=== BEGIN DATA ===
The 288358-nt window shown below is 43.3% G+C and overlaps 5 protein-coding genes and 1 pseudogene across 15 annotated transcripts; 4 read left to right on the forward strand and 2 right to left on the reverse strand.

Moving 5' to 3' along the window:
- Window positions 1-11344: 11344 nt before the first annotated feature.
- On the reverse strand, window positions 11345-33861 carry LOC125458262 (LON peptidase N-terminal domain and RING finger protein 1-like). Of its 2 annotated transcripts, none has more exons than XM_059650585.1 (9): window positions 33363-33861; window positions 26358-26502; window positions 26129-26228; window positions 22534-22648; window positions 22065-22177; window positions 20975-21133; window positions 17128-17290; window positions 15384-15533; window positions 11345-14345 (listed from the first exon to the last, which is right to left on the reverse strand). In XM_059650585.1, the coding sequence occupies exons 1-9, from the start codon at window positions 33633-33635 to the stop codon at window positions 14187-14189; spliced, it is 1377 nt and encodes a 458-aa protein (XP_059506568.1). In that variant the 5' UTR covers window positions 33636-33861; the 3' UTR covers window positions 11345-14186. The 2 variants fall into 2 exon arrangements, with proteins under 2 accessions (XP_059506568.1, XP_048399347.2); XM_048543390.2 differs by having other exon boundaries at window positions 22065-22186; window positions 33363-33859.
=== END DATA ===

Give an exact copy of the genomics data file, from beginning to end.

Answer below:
The 288358-nt window shown below is 43.3% G+C and overlaps 5 protein-coding genes and 1 pseudogene across 15 annotated transcripts; 4 read left to right on the forward strand and 2 right to left on the reverse strand.

Moving 5' to 3' along the window:
- Window positions 1-11344: 11344 nt before the first annotated feature.
- On the reverse strand, window positions 11345-33861 carry LOC125458262 (LON peptidase N-terminal domain and RING finger protein 1-like). Of its 2 annotated transcripts, none has more exons than XM_059650585.1 (9): window positions 33363-33861; window positions 26358-26502; window positions 26129-26228; window positions 22534-22648; window positions 22065-22177; window positions 20975-21133; window positions 17128-17290; window positions 15384-15533; window positions 11345-14345 (listed from the first exon to the last, which is right to left on the reverse strand). In XM_059650585.1, the coding sequence occupies exons 1-9, from the start codon at window positions 33633-33635 to the stop codon at window positions 14187-14189; spliced, it is 1377 nt and encodes a 458-aa protein (XP_059506568.1). In that variant the 5' UTR covers window positions 33636-33861; the 3' UTR covers window positions 11345-14186. The 2 variants fall into 2 exon arrangements, with proteins under 2 accessions (XP_059506568.1, XP_048399347.2); XM_048543390.2 differs by having other exon boundaries at window positions 22065-22186; window positions 33363-33859.